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Remote workers are less productive, more and more research finds

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Bad news for anyone who appreciates a flexible work arrangement: Hard data reveals that remote workers are less productive. 

That’s according to a working paper published in the National Bureau of Economic Research (NBER) by economists Dave Atkin and Antoinette Schoar at MIT and Sumit Shinde at UCLA. The researchers observed data entry workers in Chennai, India, who were allocated to either working in their offices or at home, and found that those randomly assigned to working from home were 18% less productive than office workers. Most of that productivity difference was clear from the first day of work, they wrote; the rest was a result of slowed learning for the remote group over the course of two months. 

A more striking observation: Workers who preferred working from home were substantially (27%) less productive at home than when they were at the office. That productivity gap was only 13% for workers who prefer being in the office. Atkin, Schoar, and Shinde chalk that discrepancy up to those who are less likely to prefer in-person work due to demands at home, such as childcare or elder care, which can gobble up time throughout the workday.

This data only adds fuel to the fire of bosses who are unwavering in their stances that being physically together is vital for productivity, collaboration, and teamwork. Elon Musk has said workers are “pretending to work;” Morgan Stanley CEO James Gorman has worried that the price of remote working is productivity; Mark Zuckerberg suggested that new hires work better with three days of in-person work with colleagues each week; and Salesforce CEO Marc Benioff said that new hires “do better if they’re in the office.” Meanwhile, remote workers largely insist they’re more productive in their own environments; they certainly work more hours.

But the latest data points to the favor of bosses. “Workers who most need to be around the house during the workday are exactly the workers who are most distracted working from home,” Atkin explained to Fortune. The extent of that distraction can vary based on the differences in amenities between one’s home and office, commuting challenges, house size, or in each country’s access to childcare. 

Workers for whom it isn’t much of a debacle to come to the office several days a week (or even say they’re more productive there) are, naturally, more likely to show up. That’s a “sorting device” that doesn’t even require a boss’ intervention, the researchers note, and stands to increase the productivity advantage of working from the office versus from home in the real world—or “non-experimental settings.” 

The findings don’t mean an office return is the solution

Now, the study is solely based on workers in Chennai, with radically different management and cultural norms. In developing countries, homes tend to be smaller, more cramped and hot, and have noise pollution, Atkin offered, all of which would make homes poor environments for productivity. Self-selection is an important determinant of productivity, he added.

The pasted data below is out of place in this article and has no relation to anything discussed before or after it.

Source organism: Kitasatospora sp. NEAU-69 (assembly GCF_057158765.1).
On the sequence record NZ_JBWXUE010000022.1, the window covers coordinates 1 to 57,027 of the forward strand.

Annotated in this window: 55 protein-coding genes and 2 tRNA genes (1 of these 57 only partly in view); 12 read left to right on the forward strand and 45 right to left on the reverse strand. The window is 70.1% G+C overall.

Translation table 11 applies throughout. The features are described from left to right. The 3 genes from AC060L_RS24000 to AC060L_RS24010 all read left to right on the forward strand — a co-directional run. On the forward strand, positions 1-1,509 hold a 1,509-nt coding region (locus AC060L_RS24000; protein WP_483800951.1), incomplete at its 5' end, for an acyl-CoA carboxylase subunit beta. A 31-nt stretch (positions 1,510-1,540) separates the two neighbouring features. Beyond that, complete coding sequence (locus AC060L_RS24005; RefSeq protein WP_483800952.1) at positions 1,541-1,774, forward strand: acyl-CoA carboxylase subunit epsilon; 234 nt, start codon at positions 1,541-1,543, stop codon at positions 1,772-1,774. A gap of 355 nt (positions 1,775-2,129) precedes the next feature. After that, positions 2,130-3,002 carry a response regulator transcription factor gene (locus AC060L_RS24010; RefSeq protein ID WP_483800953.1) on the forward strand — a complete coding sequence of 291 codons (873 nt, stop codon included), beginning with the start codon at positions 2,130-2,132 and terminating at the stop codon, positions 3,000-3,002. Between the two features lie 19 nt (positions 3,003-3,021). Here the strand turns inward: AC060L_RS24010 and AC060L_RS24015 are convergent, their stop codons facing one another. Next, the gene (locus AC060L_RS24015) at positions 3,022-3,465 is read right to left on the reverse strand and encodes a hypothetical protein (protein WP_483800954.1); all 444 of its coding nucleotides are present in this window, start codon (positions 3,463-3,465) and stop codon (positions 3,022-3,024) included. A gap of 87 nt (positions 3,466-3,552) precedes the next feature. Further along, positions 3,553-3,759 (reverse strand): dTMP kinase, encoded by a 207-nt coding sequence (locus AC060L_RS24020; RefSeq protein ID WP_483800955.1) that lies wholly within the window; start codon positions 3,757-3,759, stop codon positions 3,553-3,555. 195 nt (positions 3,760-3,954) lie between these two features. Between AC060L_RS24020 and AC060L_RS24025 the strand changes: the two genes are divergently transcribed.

But recent studies on IT and call center workers in the U.S. have come to similar conclusions, Atkin said. “This gives us some faith that the results are not unique to [India].” The data also follows recent research from remote work guru Nick Bloom, who found that remote work is associated with 10% to 20% lower productivity. 

Atkin, Schoar, and Shinde purposefully chose to observe jobs for which output was easily quantifiable, and that didn’t require teamwork. Those are typically the best candidates for remote work—collaborative jobs are likeliest to suffer if not in the same place.

“We think our results are most applicable to low-skilled job environments and those hiring new workers,” Atkin said, citing earlier research showing productivity is minimally impacted by moving longtime office workers to remote or hybrid plans.

Despite the well-known benefits of in-person work, many high-performing workers nonetheless opt to work from home—as do workers who would stand to gain the most, productivity-wise, from being in the office. But it’s not entirely black and white, the researchers write. “To know whether such choices are optimal from the worker’s perspective, we need to better understand their preferences and know more about the nature of the constraints under which they are making their decisions.”

All told, the current state of disagreement between bosses and workers on where to work results in a “significant loss” in workforce productivity, they write. One major potential solution: A legitimate social safety net. Policies that address constraints like childcare and elder care stand to have “substantial effects on aggregate productivity.” 

That could certainly be a big takeaway for the U.S., where, unlike countries such as Sweden, Switzerland or Spain, a social safety net is non-existent. Just 1 in 4 private-sector workers have paid family leave, per the U.S. Bureau of Labor Statistics, and the U.S. is the only first-world country without paid maternity leave. Public spending for childcare in Norway and in Iceland is nearly $30,000; in the U.S., it’s $500. 

These statistics leave little doubt that greater investments in social support—rather than a mandated office return—would free up workers to do their jobs more effectively. Women, the ones disproportionately saddled with caregiving responsibilities, probably could have told you as much.



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